$Ringing$ In the New Year With Higher Gas Prices

In total, Exxon makes about 8 cents on the dollar for everything it does, soup to nuts: Its profit margin for the past 20 quarters averages 8.26 percent. That is, it is worth noting, a good deal lower profit margin than Wired parent company Conde Nast generally achieves, according to the company’s CEO, Charles Townsend. Apple’s profit margin runs about three times Exxon’s. Chip-maker Linear Technology’s profit margins routinely run four times those of Exxon. Energy is a high-volume business, not a high-profit-margin business. (National Review)

This comes by way of Breitbart:

Effective January 1st, drivers in California will be in for a shock as gas prices jump.  This overnight price increase has nothing to do with the fluctuations of the market, nor will drivers be getting a better grade of gasoline.  It’s simply the price of supporting a government that wants to control your every move.

Under complete Democrat domination, Gov. Jerry Brown’s appointee to the California Air Resources Board (CARB), Mary Nichols, has decreed that every driver must pay for another level of government control.  As California singlehandedly attempts to combat the ever-elusive “global warming”—now conveniently renamed “climate change”—CARB is putting gasoline and diesel fuel under the Cap-and-Trade scheme authorized by AB32 (known as the Global Warming Solutions Act).

It doesn’t matter that theres no evidence that raising the cost of fuel will do anything to alleviate a problem that is rooted in llaklitics instead of science.  By requiring refiners to buy a permit, this unelected board is doing nothing more than confiscating capital from ordinary Californians. Even though the cost is passed on at the pump, it will be paid by more than just drivers: the cost of every product that must be transported on California roads will cost more.

And for what?  The only clear beneficiary of this hidden tax on fuel are the bureaucrats whose ranks will increase, and the Democrat politicians whose socialist programs will be funded, further solidifying their control over every Californian.  This is how government continues to grow faster than the economy at large—and the never-ending growth of government is the greatest threat to our future, and our freedom.  Tomorrow, 900 new laws take effect, many of which limit our freedom or raise the cost of living in the most oppressed state in the union….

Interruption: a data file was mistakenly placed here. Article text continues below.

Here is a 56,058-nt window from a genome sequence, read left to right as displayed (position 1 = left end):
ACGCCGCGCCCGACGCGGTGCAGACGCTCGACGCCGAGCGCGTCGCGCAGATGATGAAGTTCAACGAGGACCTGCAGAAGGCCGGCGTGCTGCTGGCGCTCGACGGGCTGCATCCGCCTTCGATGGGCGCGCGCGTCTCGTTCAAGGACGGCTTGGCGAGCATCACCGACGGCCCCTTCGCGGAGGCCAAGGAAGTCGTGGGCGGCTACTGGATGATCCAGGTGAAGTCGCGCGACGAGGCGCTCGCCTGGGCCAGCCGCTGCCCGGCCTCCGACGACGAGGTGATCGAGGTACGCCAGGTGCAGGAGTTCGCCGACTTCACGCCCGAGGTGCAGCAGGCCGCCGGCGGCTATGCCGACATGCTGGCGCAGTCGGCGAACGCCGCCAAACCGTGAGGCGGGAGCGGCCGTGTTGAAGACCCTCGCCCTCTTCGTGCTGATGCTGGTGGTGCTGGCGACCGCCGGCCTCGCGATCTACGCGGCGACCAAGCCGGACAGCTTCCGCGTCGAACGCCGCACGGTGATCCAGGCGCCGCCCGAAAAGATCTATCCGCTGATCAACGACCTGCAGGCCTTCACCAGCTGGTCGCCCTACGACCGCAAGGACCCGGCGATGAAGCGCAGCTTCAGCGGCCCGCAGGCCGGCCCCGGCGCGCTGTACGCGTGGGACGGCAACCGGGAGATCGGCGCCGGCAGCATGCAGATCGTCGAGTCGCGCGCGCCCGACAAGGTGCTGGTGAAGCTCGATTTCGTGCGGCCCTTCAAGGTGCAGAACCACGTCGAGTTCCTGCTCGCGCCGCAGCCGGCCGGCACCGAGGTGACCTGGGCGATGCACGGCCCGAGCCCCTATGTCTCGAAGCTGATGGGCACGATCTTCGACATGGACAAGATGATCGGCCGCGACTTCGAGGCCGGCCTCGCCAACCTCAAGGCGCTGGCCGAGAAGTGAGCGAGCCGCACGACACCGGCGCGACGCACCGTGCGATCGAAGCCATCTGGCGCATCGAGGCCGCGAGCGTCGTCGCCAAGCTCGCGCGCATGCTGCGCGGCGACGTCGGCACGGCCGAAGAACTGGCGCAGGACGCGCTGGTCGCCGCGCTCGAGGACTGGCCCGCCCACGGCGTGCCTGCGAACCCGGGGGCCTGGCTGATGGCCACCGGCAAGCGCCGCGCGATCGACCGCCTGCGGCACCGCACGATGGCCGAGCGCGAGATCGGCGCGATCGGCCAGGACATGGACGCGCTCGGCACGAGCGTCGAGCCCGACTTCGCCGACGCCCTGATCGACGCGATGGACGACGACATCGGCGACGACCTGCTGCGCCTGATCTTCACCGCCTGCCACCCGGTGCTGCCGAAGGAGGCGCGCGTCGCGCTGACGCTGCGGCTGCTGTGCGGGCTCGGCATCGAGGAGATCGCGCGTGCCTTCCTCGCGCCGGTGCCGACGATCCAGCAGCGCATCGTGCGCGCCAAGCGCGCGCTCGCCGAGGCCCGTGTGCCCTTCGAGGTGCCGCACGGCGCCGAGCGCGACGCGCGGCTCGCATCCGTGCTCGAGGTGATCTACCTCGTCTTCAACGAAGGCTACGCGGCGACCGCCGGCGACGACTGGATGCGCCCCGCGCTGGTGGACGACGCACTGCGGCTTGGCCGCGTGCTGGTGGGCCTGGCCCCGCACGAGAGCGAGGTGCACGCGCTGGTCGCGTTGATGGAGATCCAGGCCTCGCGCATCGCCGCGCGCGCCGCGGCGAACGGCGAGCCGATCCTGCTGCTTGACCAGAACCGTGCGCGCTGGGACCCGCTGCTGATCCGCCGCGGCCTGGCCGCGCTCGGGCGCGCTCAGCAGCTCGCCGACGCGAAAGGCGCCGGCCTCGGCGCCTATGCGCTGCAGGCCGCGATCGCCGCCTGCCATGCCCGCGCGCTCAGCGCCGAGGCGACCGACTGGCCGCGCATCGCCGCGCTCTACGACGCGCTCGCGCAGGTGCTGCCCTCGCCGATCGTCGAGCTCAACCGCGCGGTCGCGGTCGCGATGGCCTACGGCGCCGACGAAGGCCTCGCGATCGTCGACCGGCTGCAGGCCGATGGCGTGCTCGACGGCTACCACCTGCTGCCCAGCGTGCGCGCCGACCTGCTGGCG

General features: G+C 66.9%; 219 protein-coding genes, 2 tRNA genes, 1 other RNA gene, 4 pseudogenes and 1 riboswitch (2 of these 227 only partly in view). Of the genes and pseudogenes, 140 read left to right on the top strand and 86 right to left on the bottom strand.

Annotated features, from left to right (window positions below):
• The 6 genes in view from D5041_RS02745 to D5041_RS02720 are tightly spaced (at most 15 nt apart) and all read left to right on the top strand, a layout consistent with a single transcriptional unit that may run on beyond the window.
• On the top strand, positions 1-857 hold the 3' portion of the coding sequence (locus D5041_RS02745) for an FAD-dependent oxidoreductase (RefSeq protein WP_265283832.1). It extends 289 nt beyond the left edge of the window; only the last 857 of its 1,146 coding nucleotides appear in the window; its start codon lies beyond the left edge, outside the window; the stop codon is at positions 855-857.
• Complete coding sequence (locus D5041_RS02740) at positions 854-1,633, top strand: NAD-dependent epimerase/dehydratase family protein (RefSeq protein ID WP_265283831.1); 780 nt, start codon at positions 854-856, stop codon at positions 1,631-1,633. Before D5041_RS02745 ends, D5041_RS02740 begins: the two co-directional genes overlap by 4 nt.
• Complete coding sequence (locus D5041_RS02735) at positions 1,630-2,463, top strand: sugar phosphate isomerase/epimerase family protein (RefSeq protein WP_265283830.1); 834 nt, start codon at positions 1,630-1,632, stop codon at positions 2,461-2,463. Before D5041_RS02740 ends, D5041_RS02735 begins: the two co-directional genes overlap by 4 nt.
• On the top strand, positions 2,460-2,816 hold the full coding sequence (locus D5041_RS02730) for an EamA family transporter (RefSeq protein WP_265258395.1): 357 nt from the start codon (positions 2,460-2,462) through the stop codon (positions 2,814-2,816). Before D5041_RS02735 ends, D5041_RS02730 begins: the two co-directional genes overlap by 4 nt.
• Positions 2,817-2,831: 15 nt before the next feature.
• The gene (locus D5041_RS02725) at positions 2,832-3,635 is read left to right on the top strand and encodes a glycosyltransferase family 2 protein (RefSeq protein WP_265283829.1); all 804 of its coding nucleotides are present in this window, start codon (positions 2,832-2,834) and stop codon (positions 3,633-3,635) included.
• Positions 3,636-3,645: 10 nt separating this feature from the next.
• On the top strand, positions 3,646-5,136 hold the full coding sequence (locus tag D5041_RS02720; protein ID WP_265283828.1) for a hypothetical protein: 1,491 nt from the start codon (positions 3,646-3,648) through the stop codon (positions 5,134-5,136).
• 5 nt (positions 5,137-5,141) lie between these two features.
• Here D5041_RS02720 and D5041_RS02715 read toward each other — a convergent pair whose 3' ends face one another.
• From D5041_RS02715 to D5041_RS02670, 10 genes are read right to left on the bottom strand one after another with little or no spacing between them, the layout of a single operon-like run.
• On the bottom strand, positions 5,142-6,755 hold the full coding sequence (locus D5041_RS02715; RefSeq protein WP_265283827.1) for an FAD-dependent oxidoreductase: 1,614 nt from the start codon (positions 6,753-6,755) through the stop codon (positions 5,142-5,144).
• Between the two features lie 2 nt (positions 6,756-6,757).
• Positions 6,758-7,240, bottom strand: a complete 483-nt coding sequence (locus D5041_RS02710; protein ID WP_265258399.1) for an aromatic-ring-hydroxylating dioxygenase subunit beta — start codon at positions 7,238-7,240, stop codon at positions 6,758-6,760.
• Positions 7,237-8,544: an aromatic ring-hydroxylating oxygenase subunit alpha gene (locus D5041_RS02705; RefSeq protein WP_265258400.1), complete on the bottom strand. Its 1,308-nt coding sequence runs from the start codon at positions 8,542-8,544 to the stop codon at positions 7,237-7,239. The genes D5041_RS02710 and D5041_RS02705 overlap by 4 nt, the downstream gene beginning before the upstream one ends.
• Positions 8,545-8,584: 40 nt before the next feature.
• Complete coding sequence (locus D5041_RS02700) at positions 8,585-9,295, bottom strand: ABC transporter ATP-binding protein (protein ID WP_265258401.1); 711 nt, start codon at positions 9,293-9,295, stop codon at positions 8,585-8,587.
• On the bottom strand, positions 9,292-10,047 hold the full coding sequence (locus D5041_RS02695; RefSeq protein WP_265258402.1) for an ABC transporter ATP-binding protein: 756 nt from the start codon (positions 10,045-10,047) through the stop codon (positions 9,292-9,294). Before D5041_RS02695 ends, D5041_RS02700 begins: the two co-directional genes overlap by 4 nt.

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So let us recap some of the taxes imposed on California drivers per gallon of gasoline (a sorta update to an older post):

  • State Underground Storage Tank Fee: The state underground storage tank fee is currently 1.4 cents per gallon.
  • State and Local Sales Tax: An average state sales tax rate of 2.25% percent is used in the calculation of the distribution margin although the actual sales tax rate does vary throughout California.
  • State Excise Tax: The California state excise tax is currently 35.3 cents per gallon.
  • Federal Excise Tax: The federal excise tax is currently 18.4 cents per gallon

That adds up to roughly 55-cents per gallon, not including state and local sales tax. This new tax will add a minimum of about 10-cents to this… meanwhile “Evil Big Oil” makes out like a bandit! with their 8-cents a gallon profit margin. Here’s an old 2007 Neil Cavuto discussion about essentially the above… lackluster profit margins for evil oil companies (my 2nd ever uploaded video onto my YouTube channel):

And as Fox already pointed out, these taxes like others will go to pet projects. Now, Jerry Brown’s pet projects versus covering the 500-billion dollars in un-subsidized retirement promises to California workers.

Steven Crowder Talks Gas ~ Plus an Import from My Old Blog on Gas Prices

Many believe that the gas companies are gauging us… this is just not the case. For EVERY gallon of gasoline sold to Americans from Exxon, Exxon makes $.09 profit (yes, you read that right, nine-cents!)! I recently had a discussion with a democratic co-worker whom had the same idea about Exxon gauging us. For every gallon of gas we buy the government puts a total of $.50 of tax on it. We argued some about the total amount of tax, but I decided that I wouldn’t push the point… so I agreed that we will use the tax rate as posted on California pumps.

Which is $.18. So I said that if Exxon is making nine-cents ($.09) profit on a gallon of gas and there is a eighteen-cents ($.18). Let’s assume that the 8.4 billion dollar profit for Exxon last quarter was only from Americans, then the government “profit” is 16.8 billion. I asked my Democrat co-worker if we were to compare “SOCIAL CAUSES” between Democrat policies and Republican policies… which party has more “social programs” (welfare, universal health care, Medicare, school lunches, and the like), he agreed with me that the Democrats would support more of these types of programs.

I then asked how these programs are paid for. He realized his mistake now, but answered anyways… taxes. So I said he should be happy that the government has made “windfall profits,” maybe California can be in the black for once. I then made another point. I asked him what is the best way to make something increase in value? He answered that one would make it scarce – like diamonds, or the Federal reserve controlling inflation by letting more or less dollars into the market. He asked what that had to do with gas. I then answered by asking a question:Who is more beholden to environmental groups and causes, the Democrats or Republicans?